Evaluating the Services Your Plumbing Company Handles

Plumbing contractors need to evaluate how their companies handle the emergency calls and those where a customer might need more.

You’ve heard it before in the pages of Plumber magazine from our Industry Insider columnists and myself, but you are important!

If the events of the past year-plus haven’t shown you that, I don’t know what will. Plumbers were labeled as essential workers at the start of the COVID-19 pandemic in 2020 because you provide needed services to homes and businesses.

If that alone didn’t make you realize you and your job are important, look at what happened in Texas in February 2021. The temperature for a few days dipped down below freezing.

Plumbing systems in cold-weather climates are built for that type of weather, but those in Texas were experiencing troubles such as pipes freezing and bursting, issues with septic tanks, and many more. One of the newscasts I caught one evening during that cold spell had the national anchors praising plumbers and talking about how they would be busy for a while.


Plumbers often aren’t contacted until there is an emergency. How you handle those emergencies can set you apart from your competitors.

Remember these tips if an emergency call is placed:

It Could Be You — For the person reaching out it can be devastating. Just think how you would want to be treated and what you would be going through if it was your home or business. Be caring and understanding in their situation.

Offer Suggestions — Listen to their problem. It could be something simple and they could be overreacting (it happens). If it is something you can help them out with on the phone and put them at ease, consider doing that.

Don’t Waste Time — If it is something that needs immediate attention, find a way to get over there that same day. Even if it’s to shut off their water for them for a day. Don’t sit on the phone and tell them you are busy for the next week.

Be Patient — They are likely stressed, and it may show on the phone with yelling, crying, cursing and so on. Try to be patient with the customer and remain calm. That will often calm them down.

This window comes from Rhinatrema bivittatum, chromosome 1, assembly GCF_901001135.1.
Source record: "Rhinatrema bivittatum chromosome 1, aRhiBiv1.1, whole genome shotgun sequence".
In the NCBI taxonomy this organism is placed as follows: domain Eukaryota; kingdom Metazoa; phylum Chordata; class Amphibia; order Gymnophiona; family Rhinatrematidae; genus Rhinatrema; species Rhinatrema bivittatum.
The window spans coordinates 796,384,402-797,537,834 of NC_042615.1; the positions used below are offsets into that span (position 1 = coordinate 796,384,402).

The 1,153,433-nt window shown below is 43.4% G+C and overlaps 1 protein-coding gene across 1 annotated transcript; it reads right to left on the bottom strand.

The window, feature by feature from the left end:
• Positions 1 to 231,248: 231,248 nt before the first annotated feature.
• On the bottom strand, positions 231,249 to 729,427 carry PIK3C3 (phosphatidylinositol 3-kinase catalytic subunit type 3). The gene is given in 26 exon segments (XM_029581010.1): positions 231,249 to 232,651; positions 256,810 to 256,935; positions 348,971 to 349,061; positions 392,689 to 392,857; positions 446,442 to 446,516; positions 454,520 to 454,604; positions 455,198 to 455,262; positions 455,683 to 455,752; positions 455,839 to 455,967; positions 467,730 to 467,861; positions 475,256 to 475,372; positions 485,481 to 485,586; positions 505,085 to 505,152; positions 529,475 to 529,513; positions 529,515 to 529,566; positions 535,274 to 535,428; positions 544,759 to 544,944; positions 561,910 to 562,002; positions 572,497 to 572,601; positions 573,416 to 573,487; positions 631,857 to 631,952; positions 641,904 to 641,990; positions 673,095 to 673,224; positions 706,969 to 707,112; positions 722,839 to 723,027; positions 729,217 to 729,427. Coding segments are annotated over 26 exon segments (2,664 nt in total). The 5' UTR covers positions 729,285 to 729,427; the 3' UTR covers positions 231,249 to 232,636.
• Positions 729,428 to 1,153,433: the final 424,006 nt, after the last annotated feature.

Refer Them to Someone Else — Don’t be afraid to refer them to another plumber or another contractor if it’s a problem that you can’t help with or are just too busy for. Don’t hurt them just because you don’t want to lose some business.

By following these five simple tips, you will likely help the customer, put them at ease, and earn a customer for life.


Every company reaches that point where they wonder if there is any more work they can do to pull in more customers. Jamie Miller, owner of Miller’s Services is Saluda, Virginia, reached that point.

Miller was running a septic pumping company, but he would often get on a job and the customer would have plumbing-related problems as well. He had to refer those jobs out to other companies and he saw money flying out the window that could be his. What would you do?

Miller decided he had enough of that and expanded his company to offer plumbing and drain cleaning services. He’s a go-to shop for any water or wastewater work a customer might need and made his company more valuable. You can read more about how he did that in this month’s issue.


How do you handle emergency calls or when a customer needs work done that you can’t do? Email me at editor@plumbermag.com or call 715-350-8436.

Enjoy this issue! 


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